5) Don’t go for the cheapest option

I’m sure this is a given, but when it comes to SEO there is a certain truth in getting what you pay for.

While at a music conference last year I spoke to a friend who was very proud of the fact that her company was only paying £50/month for SEO (outsourced to The Philippines) and that they ranked #1 in Google for a very competitive and profitable keyword. Needless to say, following the Penguin Update they lost their impressive rankings, and have had to work extra hard getting back to where they were pre-SEO campaign.

In the long run it’s far more cost-effective to work with someone who is both ethical and exceptional at Internet marketing – and those people tend not to have the lowest price tags. In my experience, you can hire someone pretty exceptional for around £40–60 per hour.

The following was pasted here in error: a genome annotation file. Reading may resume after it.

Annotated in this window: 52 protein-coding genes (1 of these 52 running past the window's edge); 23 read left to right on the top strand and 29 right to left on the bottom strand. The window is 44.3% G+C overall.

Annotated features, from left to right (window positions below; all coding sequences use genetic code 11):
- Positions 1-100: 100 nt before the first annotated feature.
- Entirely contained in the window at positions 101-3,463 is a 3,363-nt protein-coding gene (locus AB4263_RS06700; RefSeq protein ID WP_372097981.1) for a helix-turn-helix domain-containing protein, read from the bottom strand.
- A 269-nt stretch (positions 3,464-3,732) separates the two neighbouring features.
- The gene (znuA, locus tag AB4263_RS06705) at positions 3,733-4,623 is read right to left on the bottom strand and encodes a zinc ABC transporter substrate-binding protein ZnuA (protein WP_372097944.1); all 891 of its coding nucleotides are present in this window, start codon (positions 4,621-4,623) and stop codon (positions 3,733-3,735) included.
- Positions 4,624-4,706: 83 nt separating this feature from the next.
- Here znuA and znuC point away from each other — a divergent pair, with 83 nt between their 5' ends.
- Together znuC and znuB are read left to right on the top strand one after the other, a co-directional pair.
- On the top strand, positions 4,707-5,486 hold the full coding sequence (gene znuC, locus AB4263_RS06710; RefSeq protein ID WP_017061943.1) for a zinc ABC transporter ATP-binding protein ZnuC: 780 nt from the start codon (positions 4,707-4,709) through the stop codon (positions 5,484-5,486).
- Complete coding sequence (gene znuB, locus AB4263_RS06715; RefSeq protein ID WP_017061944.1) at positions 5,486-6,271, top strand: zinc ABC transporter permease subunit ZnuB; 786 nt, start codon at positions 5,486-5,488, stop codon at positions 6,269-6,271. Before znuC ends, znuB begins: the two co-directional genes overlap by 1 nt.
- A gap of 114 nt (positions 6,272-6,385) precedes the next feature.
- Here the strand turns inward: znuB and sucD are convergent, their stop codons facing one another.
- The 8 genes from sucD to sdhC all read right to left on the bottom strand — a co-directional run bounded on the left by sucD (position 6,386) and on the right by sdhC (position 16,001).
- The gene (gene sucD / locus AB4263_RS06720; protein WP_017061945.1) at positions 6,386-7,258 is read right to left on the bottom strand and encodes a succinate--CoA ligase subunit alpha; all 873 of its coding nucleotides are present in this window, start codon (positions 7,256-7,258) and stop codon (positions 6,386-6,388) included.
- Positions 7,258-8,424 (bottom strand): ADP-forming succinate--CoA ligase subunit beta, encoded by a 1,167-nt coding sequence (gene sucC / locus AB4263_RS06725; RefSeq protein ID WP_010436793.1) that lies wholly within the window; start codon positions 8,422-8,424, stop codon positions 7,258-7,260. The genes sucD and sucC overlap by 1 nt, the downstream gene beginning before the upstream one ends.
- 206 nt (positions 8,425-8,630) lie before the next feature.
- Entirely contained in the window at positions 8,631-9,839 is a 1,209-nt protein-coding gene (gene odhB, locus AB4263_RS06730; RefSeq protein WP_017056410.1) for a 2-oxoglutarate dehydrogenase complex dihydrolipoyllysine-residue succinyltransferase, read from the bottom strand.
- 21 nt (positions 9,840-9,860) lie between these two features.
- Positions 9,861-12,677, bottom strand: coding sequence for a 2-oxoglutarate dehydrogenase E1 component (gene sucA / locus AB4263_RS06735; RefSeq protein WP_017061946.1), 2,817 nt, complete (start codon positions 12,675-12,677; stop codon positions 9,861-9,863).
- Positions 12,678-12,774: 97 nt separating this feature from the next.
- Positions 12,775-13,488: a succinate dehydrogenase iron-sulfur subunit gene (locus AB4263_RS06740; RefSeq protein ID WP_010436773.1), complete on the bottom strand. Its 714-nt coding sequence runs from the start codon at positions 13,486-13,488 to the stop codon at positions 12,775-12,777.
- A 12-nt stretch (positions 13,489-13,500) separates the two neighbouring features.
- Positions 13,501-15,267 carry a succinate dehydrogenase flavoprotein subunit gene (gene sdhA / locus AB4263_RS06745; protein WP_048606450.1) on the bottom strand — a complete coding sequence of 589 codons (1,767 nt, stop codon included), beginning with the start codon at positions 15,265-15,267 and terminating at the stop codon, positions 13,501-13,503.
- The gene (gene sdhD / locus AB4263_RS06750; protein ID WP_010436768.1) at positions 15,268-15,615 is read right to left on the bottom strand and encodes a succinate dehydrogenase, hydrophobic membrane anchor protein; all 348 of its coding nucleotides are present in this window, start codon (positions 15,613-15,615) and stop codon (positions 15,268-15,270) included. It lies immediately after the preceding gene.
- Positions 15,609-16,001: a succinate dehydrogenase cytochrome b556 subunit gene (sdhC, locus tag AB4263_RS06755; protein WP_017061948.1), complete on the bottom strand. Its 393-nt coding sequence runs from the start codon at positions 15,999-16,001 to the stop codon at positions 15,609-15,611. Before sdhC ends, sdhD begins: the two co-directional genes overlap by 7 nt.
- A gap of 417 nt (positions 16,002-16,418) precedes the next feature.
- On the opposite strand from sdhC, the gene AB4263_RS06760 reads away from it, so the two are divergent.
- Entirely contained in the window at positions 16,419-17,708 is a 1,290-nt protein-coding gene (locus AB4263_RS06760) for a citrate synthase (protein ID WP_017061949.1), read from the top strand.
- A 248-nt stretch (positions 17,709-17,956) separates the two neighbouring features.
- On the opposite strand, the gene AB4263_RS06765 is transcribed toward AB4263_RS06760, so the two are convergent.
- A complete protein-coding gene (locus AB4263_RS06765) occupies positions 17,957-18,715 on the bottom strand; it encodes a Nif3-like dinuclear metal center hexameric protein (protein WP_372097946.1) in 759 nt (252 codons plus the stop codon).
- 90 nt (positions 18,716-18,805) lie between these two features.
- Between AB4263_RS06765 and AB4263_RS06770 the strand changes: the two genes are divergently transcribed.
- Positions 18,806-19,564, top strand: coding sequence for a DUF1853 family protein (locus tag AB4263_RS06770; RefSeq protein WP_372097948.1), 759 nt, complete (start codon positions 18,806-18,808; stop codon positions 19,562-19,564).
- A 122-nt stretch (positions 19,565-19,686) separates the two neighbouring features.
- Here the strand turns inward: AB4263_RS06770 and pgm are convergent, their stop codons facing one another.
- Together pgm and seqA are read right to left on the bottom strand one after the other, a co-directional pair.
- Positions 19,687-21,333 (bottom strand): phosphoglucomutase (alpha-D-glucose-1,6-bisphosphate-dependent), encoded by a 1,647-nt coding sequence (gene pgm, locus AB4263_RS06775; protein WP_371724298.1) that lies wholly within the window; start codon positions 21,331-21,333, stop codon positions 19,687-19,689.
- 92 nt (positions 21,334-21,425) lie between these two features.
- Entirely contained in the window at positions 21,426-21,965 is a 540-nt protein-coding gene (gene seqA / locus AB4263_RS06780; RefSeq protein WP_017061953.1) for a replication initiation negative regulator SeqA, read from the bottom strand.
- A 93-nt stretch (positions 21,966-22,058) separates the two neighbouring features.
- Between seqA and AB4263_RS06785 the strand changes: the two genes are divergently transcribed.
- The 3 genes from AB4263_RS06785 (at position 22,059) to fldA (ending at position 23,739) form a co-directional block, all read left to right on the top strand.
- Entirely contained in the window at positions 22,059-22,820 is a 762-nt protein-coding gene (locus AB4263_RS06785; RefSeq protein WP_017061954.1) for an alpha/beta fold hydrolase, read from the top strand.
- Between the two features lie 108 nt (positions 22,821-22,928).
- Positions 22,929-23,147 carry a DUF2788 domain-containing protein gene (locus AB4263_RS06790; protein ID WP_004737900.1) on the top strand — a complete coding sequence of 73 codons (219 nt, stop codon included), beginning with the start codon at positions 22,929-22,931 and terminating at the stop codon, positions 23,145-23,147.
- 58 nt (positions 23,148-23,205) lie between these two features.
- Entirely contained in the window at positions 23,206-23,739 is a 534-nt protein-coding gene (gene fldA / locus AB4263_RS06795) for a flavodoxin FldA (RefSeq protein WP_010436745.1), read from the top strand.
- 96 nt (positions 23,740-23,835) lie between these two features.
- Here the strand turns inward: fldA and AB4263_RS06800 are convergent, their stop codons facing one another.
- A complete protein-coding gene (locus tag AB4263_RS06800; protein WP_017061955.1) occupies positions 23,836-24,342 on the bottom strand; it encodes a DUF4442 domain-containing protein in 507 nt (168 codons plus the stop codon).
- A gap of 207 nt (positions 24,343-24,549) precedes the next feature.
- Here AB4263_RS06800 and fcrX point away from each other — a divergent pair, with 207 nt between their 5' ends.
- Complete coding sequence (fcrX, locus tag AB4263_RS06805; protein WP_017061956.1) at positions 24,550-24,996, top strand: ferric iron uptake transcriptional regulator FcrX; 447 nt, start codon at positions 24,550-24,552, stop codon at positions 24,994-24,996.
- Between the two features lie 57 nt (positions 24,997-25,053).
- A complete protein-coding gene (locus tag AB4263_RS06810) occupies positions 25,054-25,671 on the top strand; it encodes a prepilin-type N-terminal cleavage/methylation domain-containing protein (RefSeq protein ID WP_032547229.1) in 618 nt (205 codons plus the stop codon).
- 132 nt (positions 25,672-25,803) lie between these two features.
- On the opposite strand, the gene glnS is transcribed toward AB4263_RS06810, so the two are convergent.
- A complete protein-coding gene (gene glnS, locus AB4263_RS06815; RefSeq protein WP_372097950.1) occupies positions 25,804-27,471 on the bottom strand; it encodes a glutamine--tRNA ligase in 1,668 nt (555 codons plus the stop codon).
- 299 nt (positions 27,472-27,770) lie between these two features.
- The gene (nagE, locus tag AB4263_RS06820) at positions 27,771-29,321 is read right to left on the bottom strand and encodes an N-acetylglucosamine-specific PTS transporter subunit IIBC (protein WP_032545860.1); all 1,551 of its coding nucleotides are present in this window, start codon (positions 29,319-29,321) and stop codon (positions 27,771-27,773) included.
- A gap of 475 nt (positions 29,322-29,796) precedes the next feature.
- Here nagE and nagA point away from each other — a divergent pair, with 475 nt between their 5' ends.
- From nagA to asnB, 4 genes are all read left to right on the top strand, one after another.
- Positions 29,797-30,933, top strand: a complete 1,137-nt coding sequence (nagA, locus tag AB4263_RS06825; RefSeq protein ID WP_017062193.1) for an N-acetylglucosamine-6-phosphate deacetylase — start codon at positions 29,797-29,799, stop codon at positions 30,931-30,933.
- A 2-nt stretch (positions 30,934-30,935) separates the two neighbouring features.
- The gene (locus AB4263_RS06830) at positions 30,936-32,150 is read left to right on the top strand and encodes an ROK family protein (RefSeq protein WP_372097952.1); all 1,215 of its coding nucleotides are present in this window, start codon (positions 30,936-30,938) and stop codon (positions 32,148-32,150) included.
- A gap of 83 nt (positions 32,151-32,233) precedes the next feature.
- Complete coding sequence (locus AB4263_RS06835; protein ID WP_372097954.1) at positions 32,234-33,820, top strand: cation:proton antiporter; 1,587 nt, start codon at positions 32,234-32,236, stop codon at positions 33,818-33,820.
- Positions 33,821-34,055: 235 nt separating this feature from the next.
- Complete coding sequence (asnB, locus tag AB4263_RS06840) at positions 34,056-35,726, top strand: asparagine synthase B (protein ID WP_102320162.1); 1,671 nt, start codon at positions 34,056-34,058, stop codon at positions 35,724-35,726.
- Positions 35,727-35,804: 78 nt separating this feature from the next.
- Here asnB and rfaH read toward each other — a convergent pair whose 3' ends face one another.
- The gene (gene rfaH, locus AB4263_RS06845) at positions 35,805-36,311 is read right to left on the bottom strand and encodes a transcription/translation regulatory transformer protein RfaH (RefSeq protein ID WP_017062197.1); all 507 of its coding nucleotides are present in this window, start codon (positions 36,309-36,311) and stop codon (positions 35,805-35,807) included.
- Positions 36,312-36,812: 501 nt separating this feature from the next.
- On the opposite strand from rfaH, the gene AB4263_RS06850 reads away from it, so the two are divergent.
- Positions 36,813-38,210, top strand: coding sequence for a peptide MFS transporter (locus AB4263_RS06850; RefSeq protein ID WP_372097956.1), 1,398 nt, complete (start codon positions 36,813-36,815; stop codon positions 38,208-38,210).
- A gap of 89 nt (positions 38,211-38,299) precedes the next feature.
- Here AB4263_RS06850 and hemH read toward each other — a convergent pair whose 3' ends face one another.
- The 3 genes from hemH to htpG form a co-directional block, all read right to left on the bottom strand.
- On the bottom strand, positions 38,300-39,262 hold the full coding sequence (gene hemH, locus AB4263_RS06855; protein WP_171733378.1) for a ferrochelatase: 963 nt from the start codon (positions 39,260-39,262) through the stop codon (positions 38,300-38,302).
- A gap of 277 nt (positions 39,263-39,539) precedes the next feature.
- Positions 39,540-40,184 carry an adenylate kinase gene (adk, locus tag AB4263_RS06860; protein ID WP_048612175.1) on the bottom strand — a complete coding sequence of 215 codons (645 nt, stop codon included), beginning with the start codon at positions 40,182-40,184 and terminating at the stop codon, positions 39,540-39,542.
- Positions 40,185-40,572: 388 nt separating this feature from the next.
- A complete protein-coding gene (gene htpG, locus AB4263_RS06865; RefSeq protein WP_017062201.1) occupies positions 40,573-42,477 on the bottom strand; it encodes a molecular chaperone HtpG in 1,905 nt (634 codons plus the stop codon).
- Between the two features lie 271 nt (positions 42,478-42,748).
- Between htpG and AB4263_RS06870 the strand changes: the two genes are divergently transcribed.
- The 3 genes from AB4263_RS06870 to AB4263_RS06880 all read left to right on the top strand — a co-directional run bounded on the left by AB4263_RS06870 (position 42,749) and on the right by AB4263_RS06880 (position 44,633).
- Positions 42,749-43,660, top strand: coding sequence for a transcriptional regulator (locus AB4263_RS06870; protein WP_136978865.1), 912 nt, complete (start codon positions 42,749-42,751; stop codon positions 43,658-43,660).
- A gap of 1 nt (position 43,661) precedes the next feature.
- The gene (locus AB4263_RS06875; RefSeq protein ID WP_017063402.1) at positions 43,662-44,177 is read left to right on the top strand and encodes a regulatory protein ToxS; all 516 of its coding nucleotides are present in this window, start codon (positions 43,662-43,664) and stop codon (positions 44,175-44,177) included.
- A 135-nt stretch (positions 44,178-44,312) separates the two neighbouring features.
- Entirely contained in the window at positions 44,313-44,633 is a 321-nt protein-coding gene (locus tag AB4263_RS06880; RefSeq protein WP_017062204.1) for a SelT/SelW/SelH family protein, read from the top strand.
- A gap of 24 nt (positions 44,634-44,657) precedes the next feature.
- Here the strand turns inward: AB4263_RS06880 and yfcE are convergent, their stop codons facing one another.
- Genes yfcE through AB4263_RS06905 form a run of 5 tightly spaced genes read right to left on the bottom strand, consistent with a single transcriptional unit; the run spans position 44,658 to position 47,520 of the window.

6) Use recommended lists & supplier directories with caution

While there are some good supplier directories out there, such as the Econsultancy ones, there are many that just require agencies to pay a submission fee to be featured in, which obviously discredits any kind of recommendation. Others are very cliquey and only ‘let in’ agencies who are on good terms with the owners of the supplier directory.

If you’re using supplier directories to find an agency, do some homework on the agencies you shortlist to make sure they walk the walk.

7) Case studies & recommendations

One of the most unbiased ways of identifying how effective an agency is at online marketing is to look at their case studies, testimonials, and to ask for a client recommendation. I’m a firm believer in show > tell, so case studies are a great way to catch out the agencies who only know how to talk the talk.

It’s worth bearing in mind, though, that virtually every Internet marketing agency will have case studies. What’s important to look out for is how relevant those case studies are to your specific situation – and how many case studies the company has in proportion to their total number of clients.

8) Pay attention to what they do, not what they say